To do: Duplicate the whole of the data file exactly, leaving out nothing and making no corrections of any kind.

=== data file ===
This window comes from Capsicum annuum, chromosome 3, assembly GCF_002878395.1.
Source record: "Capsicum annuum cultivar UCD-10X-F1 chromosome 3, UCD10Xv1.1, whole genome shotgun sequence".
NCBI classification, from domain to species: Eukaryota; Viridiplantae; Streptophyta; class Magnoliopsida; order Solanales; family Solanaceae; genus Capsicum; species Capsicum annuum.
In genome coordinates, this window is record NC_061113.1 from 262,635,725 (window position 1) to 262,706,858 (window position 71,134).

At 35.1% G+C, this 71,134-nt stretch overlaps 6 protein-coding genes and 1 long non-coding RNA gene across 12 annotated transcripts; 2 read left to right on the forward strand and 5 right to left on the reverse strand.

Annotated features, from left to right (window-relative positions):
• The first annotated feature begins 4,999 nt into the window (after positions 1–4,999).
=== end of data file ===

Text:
This window comes from Capsicum annuum, chromosome 3, assembly GCF_002878395.1.
Source record: "Capsicum annuum cultivar UCD-10X-F1 chromosome 3, UCD10Xv1.1, whole genome shotgun sequence".
NCBI classification, from domain to species: Eukaryota; Viridiplantae; Streptophyta; class Magnoliopsida; order Solanales; family Solanaceae; genus Capsicum; species Capsicum annuum.
In genome coordinates, this window is record NC_061113.1 from 262,635,725 (window position 1) to 262,706,858 (window position 71,134).

At 35.1% G+C, this 71,134-nt stretch overlaps 6 protein-coding genes and 1 long non-coding RNA gene across 12 annotated transcripts; 2 read left to right on the forward strand and 5 right to left on the reverse strand.

Annotated features, from left to right (window-relative positions):
• The first annotated feature begins 4,999 nt into the window (after positions 1–4,999).